Make Training Police on Juvenile Justice, Youth Interaction a National Priority

Our study of academy training programs, If Not Now, When? A Survey of Juvenile Justice Training in American Police Academies, indicates that less than 1 percent of police academy trainings make mention of juvenile justice issues. There is no “in-service” training for officers. Training that does exist is focused only on juvenile law.

There is no training for law enforcement on how to communicate with teens, or how to understand the way that teens perceive authority. Most academies do not address law enforcement agencies’ legal obligation to address disproportionate minority contact.

To read more and find links to more information click here

Los Angeles to Reduce Arrest Rates in Schools

After years of arresting students for on-campus fights and damaging school property, Los Angeles school officials are adopting new policies to reduce the number of students who are disciplined  in the juvenile court system.

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Parental incarceration can be worse for a child than divorce or death of a parent

With more than 2 million people behind bars, the U.S. has the highest incarceration rate in the world. This mass incarceration has serious implications for not only the inmates, but their children, finds a new University of California-Irvine study. The study found significant health problems, including behavioral issues, in children of incarcerated parents and also that, for some types of health outcomes, parental incarceration can be more detrimental to a child’s well-being than divorce or the death of a parent.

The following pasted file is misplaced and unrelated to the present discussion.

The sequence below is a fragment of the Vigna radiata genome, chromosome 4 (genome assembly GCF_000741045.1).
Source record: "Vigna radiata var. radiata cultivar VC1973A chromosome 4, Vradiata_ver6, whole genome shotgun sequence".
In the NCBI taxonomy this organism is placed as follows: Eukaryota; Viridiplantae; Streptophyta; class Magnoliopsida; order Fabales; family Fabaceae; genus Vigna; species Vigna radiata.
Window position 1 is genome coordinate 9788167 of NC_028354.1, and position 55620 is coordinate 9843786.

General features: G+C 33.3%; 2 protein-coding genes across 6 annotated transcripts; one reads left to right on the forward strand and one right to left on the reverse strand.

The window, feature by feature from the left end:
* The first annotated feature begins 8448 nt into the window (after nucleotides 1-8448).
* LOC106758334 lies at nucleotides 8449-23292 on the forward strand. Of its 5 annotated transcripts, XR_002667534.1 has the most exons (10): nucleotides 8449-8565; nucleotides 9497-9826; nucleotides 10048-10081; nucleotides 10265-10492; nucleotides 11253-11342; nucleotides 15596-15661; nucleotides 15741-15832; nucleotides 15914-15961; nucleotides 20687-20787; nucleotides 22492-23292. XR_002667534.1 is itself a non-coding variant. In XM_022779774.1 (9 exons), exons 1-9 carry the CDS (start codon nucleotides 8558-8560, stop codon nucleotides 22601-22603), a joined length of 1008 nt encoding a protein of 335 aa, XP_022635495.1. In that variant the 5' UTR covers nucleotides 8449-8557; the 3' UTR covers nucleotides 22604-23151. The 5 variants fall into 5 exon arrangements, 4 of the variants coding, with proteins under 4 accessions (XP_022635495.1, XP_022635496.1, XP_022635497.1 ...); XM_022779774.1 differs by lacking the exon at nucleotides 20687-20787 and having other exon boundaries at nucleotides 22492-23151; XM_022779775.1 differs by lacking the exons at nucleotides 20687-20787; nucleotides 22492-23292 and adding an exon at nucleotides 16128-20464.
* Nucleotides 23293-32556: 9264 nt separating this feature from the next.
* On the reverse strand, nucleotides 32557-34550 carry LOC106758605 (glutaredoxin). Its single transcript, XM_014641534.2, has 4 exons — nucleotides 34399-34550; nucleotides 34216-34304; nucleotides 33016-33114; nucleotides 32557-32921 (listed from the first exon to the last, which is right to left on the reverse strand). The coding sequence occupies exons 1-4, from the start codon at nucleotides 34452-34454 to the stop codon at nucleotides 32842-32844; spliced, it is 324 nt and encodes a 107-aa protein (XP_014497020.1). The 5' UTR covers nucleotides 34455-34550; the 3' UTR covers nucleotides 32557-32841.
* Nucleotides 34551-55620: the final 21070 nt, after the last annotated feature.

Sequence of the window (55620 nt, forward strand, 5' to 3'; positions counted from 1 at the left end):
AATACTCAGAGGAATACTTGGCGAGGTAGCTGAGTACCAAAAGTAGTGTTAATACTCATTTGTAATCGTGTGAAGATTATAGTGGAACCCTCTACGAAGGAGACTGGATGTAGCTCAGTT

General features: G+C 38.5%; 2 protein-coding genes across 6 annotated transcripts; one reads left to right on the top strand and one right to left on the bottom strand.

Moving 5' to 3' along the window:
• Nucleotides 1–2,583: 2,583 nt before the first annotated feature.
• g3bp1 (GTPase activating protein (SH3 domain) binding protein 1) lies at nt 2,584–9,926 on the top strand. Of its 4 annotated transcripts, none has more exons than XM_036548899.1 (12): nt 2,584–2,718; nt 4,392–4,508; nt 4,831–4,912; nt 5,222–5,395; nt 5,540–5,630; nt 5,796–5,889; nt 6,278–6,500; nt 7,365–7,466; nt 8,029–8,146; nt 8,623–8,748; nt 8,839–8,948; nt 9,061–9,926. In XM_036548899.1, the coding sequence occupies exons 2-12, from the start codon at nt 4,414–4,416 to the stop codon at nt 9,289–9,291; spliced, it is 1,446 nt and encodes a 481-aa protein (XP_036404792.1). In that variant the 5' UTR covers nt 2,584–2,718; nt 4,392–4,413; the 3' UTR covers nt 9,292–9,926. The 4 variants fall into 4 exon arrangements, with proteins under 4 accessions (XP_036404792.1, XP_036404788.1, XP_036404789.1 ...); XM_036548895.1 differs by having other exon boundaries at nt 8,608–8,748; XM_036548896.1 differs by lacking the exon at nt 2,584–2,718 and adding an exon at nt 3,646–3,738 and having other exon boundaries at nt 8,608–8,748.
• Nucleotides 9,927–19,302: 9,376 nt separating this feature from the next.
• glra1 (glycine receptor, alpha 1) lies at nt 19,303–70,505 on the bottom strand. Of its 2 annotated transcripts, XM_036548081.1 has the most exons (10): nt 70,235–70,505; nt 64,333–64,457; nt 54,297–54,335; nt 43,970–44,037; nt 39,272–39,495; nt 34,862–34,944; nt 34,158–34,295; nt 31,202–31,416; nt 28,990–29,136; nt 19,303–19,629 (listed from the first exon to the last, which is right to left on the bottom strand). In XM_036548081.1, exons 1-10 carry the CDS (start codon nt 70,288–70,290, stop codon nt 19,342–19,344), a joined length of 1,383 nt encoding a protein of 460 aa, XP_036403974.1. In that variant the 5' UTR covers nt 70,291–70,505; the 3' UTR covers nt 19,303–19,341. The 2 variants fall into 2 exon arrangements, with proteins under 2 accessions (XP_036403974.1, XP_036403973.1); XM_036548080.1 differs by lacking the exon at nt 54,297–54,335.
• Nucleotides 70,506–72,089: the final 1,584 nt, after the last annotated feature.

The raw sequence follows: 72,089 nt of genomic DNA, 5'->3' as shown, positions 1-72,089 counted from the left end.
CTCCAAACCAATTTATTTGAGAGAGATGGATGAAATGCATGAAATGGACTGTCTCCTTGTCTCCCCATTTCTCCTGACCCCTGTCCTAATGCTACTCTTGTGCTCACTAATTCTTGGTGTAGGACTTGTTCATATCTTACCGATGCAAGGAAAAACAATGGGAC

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New Reports Provide Road Map to Reduce Juvenile Recidivism

Two reports from the Council of State Governments Justice Center offer recommendations for how state and local governments can improve outcomes for youth in the juvenile justice system.

To access the Roadmap to Improved Outcomes report and article click here

To access an interactive data visualization entitled Measuring Juvenile Recidivism click here

The Myth of Juvenile Crime in the Summer

Do we, as adults and as a culture, get just a little bit nervous when we see groups of kids out and about in the summer, hanging around, doing not much of anything?

We don’t know for sure that summer crime waves even exist. In fact, recent reporting states, “Crime does not spike when temperatures begin to sizzle. Rather, police in the Baltimore and Washington corridor say there is a seasonal shift in the type of criminal acts being committed.” In other words, there is a shift to behaviors like vandalism, bicycle theft, breaking into unlocked cars and crimes of opportunity.  The data show that millions of young people across race and social classes engage in these types of activities, and that when young people are connected to school, work and meaningful relationships, they will move past these misbehaviors.

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Pew Convenes Juvenile Justice Leaders

Teams of policymakers and stakeholders from 10 states convened in July for a juvenile corrections conference with The Pew Charitable Trusts’ public safety performance project. Attendees learned about recent comprehensive reforms in Kentucky and Hawaii and explored opportunities for policy change in their states.

To see how Hawaii has accelerated shifts to juvenile justice practices click here

To see how Kentucky has been picking community options over correctional facilities click here

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